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Make It Real — Part 5: Out of the Mouths of Babes

Ellen Besen is on the lookout for good examples of emotionally real performance and finds it where youd least expect it

How do you develop characters who dont age?  & © 2002 The Simpsons and TTCFFC all rights reserved.  © 2002 FOX Broadcasting Credit: FOX.

Emotional reality can turn up in the most unlikely places. Like on primetime TV, where a handful of animated series are delivering surprisingly sophisticated characters who not only entertain, but stand up emotionally, year in and year out, with admirable consistency.

In fact, in a particularly bleak TV landscape dominated by shows, which promise reality but deliver bad amateur acting, animation has oddly become one of the more reliable oases of emotional reality. I dont know exactly what that says about the world we live in but it does say something nice about the growth of animation. Especially when you consider that animated series like South Park and The Simpsons dont have the luxury of characters who grow older and therefore shift naturally into new story territory. Nor can they easily add on or change major components like a marriage, a new baby or a career shift.

No, the characters in an animated series are really rooted in their situations, committed essentially to living one year of their lives over and over again, making it all the more remarkable that the best of the shows manage to keep it fresh.

There are compensating factors, of course. With a bit of discipline, animated shows can break their boundaries, giving characters temporary outlandish changes or shifts of location to places real and invented.

But more importantly, these shows work because they have characters we not only are attached to, but can believe in. Only characters with this level of psychological believability (placed in the right context, of course) can keep generating stories without falling back on the Big Book of Sitcom Plotlines: high school reunions, the sudden reappearance of incredibly attractive former lovers, etc. In fact, its to their credit that animated shows almost never rely on the old standbys and if they do, more likely use them as fodder for satire. They do borrow occasionally from each other but even this is often openly acknowledged. Self-awareness is a hallmark of these programs and is another key to their success.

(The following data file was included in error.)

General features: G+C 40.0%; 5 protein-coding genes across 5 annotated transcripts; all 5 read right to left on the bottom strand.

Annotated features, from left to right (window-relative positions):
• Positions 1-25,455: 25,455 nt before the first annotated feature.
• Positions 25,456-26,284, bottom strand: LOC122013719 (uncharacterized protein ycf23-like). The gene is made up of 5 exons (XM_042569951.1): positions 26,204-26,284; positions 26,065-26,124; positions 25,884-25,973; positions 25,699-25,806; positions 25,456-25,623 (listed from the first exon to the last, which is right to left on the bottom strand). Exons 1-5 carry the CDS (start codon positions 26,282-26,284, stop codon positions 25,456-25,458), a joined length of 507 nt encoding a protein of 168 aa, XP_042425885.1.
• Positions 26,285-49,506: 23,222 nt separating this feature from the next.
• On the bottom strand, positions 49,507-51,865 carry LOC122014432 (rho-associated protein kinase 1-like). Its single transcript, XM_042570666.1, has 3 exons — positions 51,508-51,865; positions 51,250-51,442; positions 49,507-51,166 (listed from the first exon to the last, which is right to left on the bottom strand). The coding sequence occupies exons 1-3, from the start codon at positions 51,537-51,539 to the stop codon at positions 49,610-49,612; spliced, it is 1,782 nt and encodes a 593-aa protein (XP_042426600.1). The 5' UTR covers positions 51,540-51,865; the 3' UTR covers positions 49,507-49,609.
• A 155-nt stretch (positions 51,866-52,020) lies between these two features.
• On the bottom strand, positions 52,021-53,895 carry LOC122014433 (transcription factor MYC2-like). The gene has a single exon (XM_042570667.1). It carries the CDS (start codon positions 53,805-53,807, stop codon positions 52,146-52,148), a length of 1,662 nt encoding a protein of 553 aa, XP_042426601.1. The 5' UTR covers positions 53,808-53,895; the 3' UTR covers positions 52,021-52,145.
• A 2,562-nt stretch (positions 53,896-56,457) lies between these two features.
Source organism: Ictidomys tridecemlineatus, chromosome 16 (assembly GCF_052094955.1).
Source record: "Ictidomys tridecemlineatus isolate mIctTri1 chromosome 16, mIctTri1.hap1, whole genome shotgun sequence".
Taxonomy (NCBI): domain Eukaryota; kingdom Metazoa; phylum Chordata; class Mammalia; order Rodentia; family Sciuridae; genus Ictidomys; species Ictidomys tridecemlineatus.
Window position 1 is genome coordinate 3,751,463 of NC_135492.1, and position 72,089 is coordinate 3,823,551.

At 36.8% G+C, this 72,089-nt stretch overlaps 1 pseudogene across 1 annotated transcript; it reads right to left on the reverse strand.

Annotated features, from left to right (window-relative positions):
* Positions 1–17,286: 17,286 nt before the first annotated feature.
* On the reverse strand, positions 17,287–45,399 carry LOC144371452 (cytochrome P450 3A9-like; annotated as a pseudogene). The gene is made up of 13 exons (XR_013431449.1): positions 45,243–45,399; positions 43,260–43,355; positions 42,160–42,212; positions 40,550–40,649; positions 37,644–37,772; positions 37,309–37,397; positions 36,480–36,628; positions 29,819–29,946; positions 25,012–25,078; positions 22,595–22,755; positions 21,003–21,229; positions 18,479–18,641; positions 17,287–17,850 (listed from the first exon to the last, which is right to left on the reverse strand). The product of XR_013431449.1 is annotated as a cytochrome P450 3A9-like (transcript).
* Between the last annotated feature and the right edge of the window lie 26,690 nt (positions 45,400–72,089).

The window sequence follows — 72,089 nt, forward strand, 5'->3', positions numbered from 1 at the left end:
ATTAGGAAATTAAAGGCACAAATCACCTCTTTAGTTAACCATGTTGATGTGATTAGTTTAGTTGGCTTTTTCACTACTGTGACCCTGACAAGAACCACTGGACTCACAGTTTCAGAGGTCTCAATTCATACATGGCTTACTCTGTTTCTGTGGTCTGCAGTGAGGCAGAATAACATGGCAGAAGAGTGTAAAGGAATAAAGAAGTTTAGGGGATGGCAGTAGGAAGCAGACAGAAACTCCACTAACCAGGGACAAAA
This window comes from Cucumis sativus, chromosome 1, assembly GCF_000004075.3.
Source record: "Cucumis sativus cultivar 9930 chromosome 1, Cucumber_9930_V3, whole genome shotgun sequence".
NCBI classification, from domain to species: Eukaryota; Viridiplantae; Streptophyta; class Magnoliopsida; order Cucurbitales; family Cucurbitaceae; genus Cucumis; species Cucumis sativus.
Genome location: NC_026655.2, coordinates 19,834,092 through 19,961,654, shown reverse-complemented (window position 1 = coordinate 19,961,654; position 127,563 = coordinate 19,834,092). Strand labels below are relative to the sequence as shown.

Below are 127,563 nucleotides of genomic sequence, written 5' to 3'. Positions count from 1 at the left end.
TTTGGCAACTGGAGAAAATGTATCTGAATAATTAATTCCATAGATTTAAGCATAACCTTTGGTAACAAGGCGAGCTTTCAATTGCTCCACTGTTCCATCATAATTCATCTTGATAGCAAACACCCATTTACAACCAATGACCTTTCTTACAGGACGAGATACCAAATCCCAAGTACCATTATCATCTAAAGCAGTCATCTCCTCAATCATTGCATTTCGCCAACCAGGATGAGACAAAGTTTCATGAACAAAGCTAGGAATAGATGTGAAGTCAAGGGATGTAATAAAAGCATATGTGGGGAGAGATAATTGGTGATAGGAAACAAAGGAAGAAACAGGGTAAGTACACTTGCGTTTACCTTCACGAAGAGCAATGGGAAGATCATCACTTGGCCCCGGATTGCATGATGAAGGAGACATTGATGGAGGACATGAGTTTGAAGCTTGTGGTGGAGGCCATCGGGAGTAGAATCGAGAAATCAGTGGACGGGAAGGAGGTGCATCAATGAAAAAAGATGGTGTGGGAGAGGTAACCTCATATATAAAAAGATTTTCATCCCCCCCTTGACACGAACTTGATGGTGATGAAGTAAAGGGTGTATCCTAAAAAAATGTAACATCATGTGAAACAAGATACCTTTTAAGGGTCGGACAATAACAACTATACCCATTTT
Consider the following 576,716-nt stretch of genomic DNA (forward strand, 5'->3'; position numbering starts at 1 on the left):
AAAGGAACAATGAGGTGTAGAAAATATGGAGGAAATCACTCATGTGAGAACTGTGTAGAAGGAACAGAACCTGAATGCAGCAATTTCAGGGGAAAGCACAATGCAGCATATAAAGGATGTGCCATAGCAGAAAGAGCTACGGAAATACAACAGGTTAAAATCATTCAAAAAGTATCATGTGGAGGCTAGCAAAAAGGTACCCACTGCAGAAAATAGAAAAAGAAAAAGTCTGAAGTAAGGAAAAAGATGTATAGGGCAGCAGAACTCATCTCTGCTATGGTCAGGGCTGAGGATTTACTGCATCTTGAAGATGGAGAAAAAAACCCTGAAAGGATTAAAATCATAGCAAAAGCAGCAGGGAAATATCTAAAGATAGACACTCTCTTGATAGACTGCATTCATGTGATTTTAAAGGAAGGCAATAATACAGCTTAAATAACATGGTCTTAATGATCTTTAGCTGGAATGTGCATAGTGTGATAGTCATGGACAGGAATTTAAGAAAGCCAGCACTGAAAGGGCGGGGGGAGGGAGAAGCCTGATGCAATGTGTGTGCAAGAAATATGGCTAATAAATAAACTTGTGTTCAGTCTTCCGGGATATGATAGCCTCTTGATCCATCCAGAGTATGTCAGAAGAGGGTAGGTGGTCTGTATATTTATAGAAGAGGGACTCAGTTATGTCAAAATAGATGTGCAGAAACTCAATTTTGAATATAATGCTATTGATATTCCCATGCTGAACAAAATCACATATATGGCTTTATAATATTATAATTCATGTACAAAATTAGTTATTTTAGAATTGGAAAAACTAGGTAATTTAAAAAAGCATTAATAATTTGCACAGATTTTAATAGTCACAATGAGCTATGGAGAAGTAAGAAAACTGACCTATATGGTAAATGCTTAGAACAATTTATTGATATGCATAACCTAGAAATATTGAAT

So what are some of the specifics that make these shows tick? Looking at three of the strongest examples, South Park, The Simpsons and Family Guy, it becomes obvious that there isnt just one working formula.

First, lets look at the world of Stan, Kyle and Cartman, a Peanuts gang (or maybe its Leave It to Beaver) for the 21st century.

After an initial period of overdependence on fart jokes and the shock value of hearing eight-year-olds swear (a bit too much like reality for the shows own good), South Park has found a way to use its unvarnished view of childhood as a means to throw new light on an adult world gone crazy. Some episodes go over the top or lose focus, but generally, the shows take on celebrity loonies, world politics, big business and real taboos (not just the obvious stuff like leather fetishes and bondage either) offer some of the boldest commentary around.

Even with its 21st Century edginess, South Park plays on the same dynamics that the Peanuts gang used. © Comedy Central.

The first rung of commentary comes from the feeling that this is a kids show made in direct rebellion against the idealized world so typical of standard childrens programming. You know- that simple world adults wish they could give their kids, one where there are no really bad or weird people; where bullies can be subdued with an admonishing word and turn out to be Just Like You, only bigger; and where parents actually know what they are doing.

Instead, South Park offers us a more complicated, more unhinged, more real world where bullies just get more twisted when the adults try to step in, even the nice kids are mean and self-centered a good deal of the time and parents, though well-meaning, are mostly (though not always) clueless. This, of course, is a key to how the show works because it throws the kids back on their own resources. How they solve the various problems the writers devise for them then forms the main spine of the series.

Placing kids at the heart of an essentially adult show is not a new idea there really are correlations here to Peanuts and Leave It to Beaver. But unlike LITB, the problems these kids have to cope with go beyond the boundaries of the playground. In fact, they not only go into the full range of adult problems, but enter into the realms of metaphysics and speculative fiction. This exaggeration off the old formula is an apt commentary on how much more complex and perplexing a world kids face today.